However, once they joined and fully experienced what it meant to serve the armed forces, many nurses began to question the reasons for which they were promoting the war. In a chapter from World War I Primary Sources by Tom and Sara Pendergast, titled, “Diary Pages and a Field Letter”, written by a Kathe Russner, a German nurse serving on the Western warfront, details the daily struggles that the women had to face and later questions the need for the war. Because this is a firsthand account of the war, rather than a government sanctioned document or article of propaganda, there is reason to believe that information provided is unbiased, or at the very least, provides an accurate depiction of what went on. The account aligns with the notion that women who initially felt compelled to join the war effort in an attempt to do something of worth, soon realized amidst all the fighting and violence that the war itself was heedless and unnecessary. In her letter, Russner questions, “Why then, the sacrifice of all these lives?”, indicating a lack of understanding towards the reasons for the soldiers throwing themselves into
Twenty five percent of the marine corps jobs are closed to women(Mark) Most jobs in the military are not open to women because they are labeled weak and too feminine(Herbert). Women in the military would minimize discipline,and make for need of added sensitivity (Book). However, having women in the military could solve more problems and make for a better product(Mark) . Women in the military can lead to problems such as sexual harassment and deployment problems due to pregnancy(Pfluke). Women in the military is a significant issue in our society .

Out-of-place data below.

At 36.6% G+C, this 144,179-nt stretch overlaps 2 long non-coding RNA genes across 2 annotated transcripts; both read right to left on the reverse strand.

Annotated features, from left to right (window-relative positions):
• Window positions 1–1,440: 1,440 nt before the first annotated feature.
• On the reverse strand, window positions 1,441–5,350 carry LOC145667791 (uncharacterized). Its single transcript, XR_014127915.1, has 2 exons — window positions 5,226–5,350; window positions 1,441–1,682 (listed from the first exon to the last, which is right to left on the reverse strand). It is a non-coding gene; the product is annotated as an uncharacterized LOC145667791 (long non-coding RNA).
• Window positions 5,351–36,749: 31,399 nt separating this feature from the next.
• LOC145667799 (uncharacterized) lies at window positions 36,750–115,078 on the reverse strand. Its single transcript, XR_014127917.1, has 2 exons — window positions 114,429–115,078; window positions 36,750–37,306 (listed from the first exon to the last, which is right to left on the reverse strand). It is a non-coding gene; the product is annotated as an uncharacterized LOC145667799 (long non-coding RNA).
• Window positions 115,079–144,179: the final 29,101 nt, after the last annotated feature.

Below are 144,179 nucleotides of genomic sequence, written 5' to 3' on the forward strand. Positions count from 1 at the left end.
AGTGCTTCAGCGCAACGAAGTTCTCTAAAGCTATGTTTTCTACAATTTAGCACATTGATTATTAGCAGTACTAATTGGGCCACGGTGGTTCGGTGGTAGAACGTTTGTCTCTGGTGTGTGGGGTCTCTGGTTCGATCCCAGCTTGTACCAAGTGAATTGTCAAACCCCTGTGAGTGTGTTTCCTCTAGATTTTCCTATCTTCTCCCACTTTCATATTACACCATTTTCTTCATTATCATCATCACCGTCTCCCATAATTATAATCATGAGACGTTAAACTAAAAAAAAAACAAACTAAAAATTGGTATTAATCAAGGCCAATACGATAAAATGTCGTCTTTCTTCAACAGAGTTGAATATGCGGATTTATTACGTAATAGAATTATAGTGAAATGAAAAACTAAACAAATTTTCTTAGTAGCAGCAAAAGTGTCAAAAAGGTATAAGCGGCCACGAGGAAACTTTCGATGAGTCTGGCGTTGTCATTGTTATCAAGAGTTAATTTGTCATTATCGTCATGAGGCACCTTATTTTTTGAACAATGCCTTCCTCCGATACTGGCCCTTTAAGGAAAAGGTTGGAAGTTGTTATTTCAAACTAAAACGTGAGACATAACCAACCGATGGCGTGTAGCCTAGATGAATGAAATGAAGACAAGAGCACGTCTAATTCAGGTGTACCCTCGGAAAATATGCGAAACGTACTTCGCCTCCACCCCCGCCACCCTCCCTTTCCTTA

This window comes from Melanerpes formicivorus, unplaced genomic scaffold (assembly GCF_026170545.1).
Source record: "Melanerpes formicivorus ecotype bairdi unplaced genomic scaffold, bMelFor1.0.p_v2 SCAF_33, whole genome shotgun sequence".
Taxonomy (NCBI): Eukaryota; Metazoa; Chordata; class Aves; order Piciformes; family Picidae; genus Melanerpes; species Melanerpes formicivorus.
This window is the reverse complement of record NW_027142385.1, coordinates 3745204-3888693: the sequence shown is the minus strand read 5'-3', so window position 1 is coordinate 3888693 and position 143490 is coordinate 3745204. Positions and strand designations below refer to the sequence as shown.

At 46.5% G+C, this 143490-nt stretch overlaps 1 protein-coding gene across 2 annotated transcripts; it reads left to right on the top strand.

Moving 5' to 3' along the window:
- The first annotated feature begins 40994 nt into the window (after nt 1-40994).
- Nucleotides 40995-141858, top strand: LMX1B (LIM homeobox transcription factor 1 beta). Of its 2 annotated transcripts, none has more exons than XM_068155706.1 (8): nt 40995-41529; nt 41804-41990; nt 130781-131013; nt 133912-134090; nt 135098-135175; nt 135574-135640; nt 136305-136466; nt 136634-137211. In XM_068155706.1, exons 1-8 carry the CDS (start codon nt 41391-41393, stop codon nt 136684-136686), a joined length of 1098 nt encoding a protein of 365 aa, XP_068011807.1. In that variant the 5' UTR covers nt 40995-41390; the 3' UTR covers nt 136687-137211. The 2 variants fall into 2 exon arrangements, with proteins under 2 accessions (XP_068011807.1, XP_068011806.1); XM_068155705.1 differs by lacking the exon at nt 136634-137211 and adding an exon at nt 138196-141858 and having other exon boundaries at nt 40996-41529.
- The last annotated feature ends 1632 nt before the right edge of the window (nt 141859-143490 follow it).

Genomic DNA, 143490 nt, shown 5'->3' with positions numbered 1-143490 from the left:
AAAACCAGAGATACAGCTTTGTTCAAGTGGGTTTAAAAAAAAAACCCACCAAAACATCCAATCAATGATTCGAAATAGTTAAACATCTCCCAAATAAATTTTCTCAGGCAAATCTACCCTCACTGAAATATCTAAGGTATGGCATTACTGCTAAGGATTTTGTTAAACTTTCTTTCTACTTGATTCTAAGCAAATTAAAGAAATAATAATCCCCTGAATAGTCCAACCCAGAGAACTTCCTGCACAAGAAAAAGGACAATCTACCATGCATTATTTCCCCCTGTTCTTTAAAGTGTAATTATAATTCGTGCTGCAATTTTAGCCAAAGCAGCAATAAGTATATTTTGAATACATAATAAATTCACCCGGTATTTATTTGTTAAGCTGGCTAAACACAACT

They strived at the thought of contributing to the war effort, country and society. In source B, we see a picture of strong women nursing the wounded, which plays a huge part to any war. For starters, without nurses, there would be no uninjured soldiers to defend our country. In front of them, we see 2 women. One woman is making a mockery of the other by making her seem stereotypical as a lady, and therefore useless when it comes to serious matter, the actual fighting.